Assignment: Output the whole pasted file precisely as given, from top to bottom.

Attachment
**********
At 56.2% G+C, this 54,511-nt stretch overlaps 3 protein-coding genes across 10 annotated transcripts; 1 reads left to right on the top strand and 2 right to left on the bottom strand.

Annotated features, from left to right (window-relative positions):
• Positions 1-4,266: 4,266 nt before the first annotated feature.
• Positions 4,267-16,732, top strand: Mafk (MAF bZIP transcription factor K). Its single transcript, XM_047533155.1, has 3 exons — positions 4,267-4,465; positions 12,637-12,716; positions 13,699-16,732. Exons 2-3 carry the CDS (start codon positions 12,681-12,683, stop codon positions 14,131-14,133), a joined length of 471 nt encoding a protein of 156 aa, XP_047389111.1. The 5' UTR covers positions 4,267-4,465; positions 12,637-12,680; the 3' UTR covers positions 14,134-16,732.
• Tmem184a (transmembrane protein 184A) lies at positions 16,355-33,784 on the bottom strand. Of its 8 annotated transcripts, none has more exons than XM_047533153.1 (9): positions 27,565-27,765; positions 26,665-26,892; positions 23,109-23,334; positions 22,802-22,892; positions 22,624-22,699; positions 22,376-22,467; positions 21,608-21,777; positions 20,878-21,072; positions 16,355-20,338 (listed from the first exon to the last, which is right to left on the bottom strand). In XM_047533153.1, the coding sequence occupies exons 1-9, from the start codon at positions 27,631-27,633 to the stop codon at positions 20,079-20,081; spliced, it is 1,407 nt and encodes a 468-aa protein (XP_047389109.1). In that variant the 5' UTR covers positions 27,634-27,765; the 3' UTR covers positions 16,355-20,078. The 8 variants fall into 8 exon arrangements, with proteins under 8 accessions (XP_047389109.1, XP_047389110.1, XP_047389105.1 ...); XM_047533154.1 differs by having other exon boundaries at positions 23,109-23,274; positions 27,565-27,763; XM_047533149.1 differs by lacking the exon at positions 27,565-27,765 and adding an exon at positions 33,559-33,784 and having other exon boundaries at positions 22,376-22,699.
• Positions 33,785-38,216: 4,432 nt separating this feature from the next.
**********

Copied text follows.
At 56.2% G+C, this 54,511-nt stretch overlaps 3 protein-coding genes across 10 annotated transcripts; 1 reads left to right on the top strand and 2 right to left on the bottom strand.

Annotated features, from left to right (window-relative positions):
• Positions 1-4,266: 4,266 nt before the first annotated feature.
• Positions 4,267-16,732, top strand: Mafk (MAF bZIP transcription factor K). Its single transcript, XM_047533155.1, has 3 exons — positions 4,267-4,465; positions 12,637-12,716; positions 13,699-16,732. Exons 2-3 carry the CDS (start codon positions 12,681-12,683, stop codon positions 14,131-14,133), a joined length of 471 nt encoding a protein of 156 aa, XP_047389111.1. The 5' UTR covers positions 4,267-4,465; positions 12,637-12,680; the 3' UTR covers positions 14,134-16,732.
• Tmem184a (transmembrane protein 184A) lies at positions 16,355-33,784 on the bottom strand. Of its 8 annotated transcripts, none has more exons than XM_047533153.1 (9): positions 27,565-27,765; positions 26,665-26,892; positions 23,109-23,334; positions 22,802-22,892; positions 22,624-22,699; positions 22,376-22,467; positions 21,608-21,777; positions 20,878-21,072; positions 16,355-20,338 (listed from the first exon to the last, which is right to left on the bottom strand). In XM_047533153.1, the coding sequence occupies exons 1-9, from the start codon at positions 27,631-27,633 to the stop codon at positions 20,079-20,081; spliced, it is 1,407 nt and encodes a 468-aa protein (XP_047389109.1). In that variant the 5' UTR covers positions 27,634-27,765; the 3' UTR covers positions 16,355-20,078. The 8 variants fall into 8 exon arrangements, with proteins under 8 accessions (XP_047389109.1, XP_047389110.1, XP_047389105.1 ...); XM_047533154.1 differs by having other exon boundaries at positions 23,109-23,274; positions 27,565-27,763; XM_047533149.1 differs by lacking the exon at positions 27,565-27,765 and adding an exon at positions 33,559-33,784 and having other exon boundaries at positions 22,376-22,699.
• Positions 33,785-38,216: 4,432 nt separating this feature from the next.